Actually, I know this is probably sacrilegious, but I may even replace Cousy for Dennis Johnson… Cousy was playing at the cusp of the era where you gotta pause and say “he couldn’t shoot, defend, is 6’1 and is unimpressive for today’s athletic standards… could dude even make it today?”
        I know Buck Williams wasn’t that great, but ugh… Brook Lopez? 7’1 and grabs 6-8 rebounds a game? No thanks. Unless you’re worried about the small backcourt, I’ll take a small man who plays bigger instead of a big man who plays smaller.
        You’re right on the Pearl, I just loved that Monroe-Frazier offense.
        I know Dennis Rodman was on Chicago for only a short stint, but Kukoc was in Chicago longer than Rose (although I realize from yer list, if they’re playing NOW you’re giving them the benefit of the doubt that they will be playing for a while). I think 6 and a half years is enough to give Kukoc the spot over Grant. Ya already have Gilmore for the defense, anyway.
        You say Havlicek is overrated, well I say Dave Bing is overrated beyond belief, and he’s not even that well known! Dude was flashy but without substance to the point where even the Pistol would say “hey dude, just… try a bounce pass or something…” He never won anything, his stats weren’t that impressive, but he makes the HoF? I’ll shake my head at that. Give me a subpar tweener who knows his role and plays killer defense over the one who will get jealous of Isiah Thomas and start throwing 360 outlets that will go out of bounds.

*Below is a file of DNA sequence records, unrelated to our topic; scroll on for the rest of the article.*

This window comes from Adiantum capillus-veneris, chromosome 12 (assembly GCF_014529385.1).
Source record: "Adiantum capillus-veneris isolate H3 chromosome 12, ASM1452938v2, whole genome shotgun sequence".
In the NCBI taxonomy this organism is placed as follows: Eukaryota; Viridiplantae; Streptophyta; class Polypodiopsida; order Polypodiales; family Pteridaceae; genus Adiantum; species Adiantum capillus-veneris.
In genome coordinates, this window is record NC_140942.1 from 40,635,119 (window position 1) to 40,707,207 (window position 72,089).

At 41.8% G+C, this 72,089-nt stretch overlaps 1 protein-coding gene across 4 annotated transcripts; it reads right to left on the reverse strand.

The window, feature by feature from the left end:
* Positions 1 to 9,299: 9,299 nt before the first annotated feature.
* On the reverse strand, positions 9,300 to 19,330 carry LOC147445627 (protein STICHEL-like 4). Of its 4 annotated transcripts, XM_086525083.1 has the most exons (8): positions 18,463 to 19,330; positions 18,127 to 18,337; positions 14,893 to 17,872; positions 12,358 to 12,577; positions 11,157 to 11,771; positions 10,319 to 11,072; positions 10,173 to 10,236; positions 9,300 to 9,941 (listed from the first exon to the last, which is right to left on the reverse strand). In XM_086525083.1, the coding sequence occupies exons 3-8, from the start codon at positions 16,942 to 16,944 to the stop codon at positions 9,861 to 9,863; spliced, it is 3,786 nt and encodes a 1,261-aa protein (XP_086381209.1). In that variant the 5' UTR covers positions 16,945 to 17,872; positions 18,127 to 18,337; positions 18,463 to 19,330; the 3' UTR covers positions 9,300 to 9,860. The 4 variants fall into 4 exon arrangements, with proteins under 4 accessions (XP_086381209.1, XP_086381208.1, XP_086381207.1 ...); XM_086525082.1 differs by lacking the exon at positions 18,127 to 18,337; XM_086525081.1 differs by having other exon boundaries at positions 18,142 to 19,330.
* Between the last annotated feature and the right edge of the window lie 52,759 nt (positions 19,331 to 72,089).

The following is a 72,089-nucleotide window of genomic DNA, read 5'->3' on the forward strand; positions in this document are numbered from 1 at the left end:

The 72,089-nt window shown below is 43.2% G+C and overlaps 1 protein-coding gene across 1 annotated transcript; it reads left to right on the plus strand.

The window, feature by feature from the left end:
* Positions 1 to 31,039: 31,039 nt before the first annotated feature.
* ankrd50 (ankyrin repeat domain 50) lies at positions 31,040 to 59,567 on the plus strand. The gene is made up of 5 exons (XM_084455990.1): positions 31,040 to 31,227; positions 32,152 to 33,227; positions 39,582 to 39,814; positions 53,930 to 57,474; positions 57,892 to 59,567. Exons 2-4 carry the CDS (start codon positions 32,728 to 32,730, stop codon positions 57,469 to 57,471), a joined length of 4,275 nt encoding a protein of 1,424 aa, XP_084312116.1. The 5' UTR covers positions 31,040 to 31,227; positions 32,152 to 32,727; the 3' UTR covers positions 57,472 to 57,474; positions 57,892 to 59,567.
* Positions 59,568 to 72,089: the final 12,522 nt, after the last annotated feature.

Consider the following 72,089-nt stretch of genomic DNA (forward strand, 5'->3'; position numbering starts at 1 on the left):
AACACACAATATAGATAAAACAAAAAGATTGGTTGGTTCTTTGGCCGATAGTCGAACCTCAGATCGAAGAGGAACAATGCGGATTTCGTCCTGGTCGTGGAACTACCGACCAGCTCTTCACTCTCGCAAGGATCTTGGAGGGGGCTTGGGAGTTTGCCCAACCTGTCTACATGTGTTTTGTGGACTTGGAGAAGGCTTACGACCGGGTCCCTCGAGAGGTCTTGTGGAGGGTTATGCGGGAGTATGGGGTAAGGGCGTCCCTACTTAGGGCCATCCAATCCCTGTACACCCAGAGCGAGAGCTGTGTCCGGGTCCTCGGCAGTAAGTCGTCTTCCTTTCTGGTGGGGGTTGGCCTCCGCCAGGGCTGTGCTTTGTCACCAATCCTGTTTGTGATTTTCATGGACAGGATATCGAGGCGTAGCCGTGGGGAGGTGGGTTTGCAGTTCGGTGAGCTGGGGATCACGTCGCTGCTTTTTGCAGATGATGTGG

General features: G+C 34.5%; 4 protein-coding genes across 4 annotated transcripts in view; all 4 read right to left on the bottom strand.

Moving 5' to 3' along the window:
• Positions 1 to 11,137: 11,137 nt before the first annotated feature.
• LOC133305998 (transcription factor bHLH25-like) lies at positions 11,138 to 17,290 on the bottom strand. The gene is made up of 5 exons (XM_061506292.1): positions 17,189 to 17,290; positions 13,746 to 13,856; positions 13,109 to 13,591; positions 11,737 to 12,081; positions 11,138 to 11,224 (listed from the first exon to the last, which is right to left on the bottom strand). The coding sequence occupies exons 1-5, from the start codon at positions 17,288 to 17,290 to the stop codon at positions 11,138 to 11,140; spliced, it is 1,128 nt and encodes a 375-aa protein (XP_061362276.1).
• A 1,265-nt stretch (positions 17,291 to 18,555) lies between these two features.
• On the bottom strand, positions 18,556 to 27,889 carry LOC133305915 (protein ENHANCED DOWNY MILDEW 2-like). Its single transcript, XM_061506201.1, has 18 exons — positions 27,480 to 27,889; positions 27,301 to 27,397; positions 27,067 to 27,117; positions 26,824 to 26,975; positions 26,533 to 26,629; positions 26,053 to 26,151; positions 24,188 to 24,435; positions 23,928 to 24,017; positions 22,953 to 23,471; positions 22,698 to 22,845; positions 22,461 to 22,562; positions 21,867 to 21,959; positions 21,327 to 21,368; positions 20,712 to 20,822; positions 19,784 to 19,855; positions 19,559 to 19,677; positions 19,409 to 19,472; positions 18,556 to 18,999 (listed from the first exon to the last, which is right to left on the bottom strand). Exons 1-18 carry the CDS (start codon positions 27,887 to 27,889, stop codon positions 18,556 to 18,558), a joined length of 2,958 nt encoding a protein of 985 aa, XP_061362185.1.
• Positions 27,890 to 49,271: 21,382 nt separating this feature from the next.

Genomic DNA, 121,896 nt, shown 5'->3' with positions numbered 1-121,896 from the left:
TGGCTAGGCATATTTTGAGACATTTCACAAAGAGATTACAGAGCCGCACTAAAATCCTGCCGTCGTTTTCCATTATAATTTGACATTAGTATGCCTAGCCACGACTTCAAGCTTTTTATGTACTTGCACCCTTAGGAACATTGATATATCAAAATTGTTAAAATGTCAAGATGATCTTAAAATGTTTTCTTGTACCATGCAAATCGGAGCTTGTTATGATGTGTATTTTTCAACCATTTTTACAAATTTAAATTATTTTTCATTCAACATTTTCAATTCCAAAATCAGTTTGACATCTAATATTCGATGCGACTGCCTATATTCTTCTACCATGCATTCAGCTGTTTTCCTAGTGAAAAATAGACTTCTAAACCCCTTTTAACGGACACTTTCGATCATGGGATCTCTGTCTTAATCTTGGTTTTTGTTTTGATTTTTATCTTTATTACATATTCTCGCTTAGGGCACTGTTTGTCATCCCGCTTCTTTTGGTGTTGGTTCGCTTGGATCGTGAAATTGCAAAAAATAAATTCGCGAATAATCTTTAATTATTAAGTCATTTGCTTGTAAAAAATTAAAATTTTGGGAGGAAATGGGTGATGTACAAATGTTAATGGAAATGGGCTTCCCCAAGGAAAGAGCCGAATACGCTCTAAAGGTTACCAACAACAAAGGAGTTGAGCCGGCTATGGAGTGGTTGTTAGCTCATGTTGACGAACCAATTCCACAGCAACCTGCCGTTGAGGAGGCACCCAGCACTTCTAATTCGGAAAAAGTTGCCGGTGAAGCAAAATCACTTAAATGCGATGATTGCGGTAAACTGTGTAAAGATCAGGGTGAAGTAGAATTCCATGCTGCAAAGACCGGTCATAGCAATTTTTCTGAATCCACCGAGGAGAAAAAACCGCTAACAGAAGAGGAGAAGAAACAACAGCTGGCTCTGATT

I know Rik Smits sucked but… Well, I just don’t know Mel Daniels enough to even make a case, really. Does his ABA success translate to an all-era basketball team? I got no clue.
        I feel ya on the time limits, I would draw the cutoff at around four years though. Melo played for seven and a half in Denver before he came to the good ol’ NYC, that’s enough to crack that list and send Issel back to obscurity where he belongs.
        Okafor was a bust, but Narz lived up to his potential and still sucked.
        Yer Phoenix Suns team makes too much sense to argue. RIP KJ =(
        You gotta make an exception for Brand. Brand and McAdoo would be a SICK frontcourt.
        I feel ya on Houston, nine years and Yao has only played 486. Wow.
        Rudy did not have the footspeed to play the small forward. I know he was good enough offensive for it, but mismatches on defense worry me. I thought he was a center, my error.

        Fun times, thanks for the back and fourth.

        • AFM June 10, 2011 at 10:10 AM #